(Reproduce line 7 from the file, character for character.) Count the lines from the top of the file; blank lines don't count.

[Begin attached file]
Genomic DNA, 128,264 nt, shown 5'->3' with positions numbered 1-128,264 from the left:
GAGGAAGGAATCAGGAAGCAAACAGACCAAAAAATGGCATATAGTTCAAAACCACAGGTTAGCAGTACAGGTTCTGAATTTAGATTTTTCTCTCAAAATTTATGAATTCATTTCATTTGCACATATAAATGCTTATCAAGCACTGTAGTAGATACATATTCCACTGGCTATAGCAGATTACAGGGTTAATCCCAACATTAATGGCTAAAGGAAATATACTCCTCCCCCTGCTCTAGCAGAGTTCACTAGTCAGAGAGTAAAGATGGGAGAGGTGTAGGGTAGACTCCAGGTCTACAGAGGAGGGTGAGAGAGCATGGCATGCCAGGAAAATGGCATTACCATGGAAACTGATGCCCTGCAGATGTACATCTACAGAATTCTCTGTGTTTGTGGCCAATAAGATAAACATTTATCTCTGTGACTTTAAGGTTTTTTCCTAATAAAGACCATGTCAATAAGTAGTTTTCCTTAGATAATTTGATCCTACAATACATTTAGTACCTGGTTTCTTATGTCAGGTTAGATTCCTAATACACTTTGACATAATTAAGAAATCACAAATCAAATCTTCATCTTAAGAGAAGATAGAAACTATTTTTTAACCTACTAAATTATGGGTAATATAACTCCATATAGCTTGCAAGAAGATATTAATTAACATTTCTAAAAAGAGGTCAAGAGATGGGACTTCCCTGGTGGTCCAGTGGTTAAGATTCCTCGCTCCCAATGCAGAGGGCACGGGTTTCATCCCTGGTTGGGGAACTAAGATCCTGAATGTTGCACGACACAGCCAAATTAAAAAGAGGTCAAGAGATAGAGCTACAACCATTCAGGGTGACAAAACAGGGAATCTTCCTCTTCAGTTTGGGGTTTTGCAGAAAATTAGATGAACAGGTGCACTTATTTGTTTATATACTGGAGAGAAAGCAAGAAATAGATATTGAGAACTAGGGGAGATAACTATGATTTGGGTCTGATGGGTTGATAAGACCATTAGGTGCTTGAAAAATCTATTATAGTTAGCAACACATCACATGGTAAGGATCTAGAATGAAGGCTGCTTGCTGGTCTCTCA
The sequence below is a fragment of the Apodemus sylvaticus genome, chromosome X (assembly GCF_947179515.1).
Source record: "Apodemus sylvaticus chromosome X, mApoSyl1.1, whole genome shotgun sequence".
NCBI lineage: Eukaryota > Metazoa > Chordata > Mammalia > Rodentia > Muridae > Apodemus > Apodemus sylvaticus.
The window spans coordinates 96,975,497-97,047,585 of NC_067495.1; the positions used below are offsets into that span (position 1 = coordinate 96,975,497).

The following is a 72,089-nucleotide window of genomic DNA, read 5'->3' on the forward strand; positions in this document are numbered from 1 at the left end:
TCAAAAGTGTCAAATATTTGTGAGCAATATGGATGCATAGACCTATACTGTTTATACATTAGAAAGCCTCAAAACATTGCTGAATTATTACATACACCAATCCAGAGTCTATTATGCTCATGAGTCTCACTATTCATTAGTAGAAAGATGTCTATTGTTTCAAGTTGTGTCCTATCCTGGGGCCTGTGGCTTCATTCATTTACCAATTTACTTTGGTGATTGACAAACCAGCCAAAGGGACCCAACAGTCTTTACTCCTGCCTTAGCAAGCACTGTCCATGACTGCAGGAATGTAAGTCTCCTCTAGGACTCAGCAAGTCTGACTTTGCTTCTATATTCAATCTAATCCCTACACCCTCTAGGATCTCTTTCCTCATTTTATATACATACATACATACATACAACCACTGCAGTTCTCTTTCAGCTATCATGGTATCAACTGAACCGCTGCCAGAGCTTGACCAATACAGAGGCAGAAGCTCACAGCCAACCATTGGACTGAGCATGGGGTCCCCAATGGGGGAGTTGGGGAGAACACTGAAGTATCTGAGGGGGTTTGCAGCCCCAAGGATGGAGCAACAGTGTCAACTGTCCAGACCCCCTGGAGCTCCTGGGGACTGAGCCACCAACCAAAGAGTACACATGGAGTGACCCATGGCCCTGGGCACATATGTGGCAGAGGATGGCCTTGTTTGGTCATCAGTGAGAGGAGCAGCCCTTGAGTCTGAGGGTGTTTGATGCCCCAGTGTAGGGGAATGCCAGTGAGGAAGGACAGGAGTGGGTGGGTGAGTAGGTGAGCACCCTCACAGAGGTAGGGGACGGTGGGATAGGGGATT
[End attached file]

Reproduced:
The following is a 72,089-nucleotide window of genomic DNA, read 5'->3' on the forward strand; positions in this document are numbered from 1 at the left end: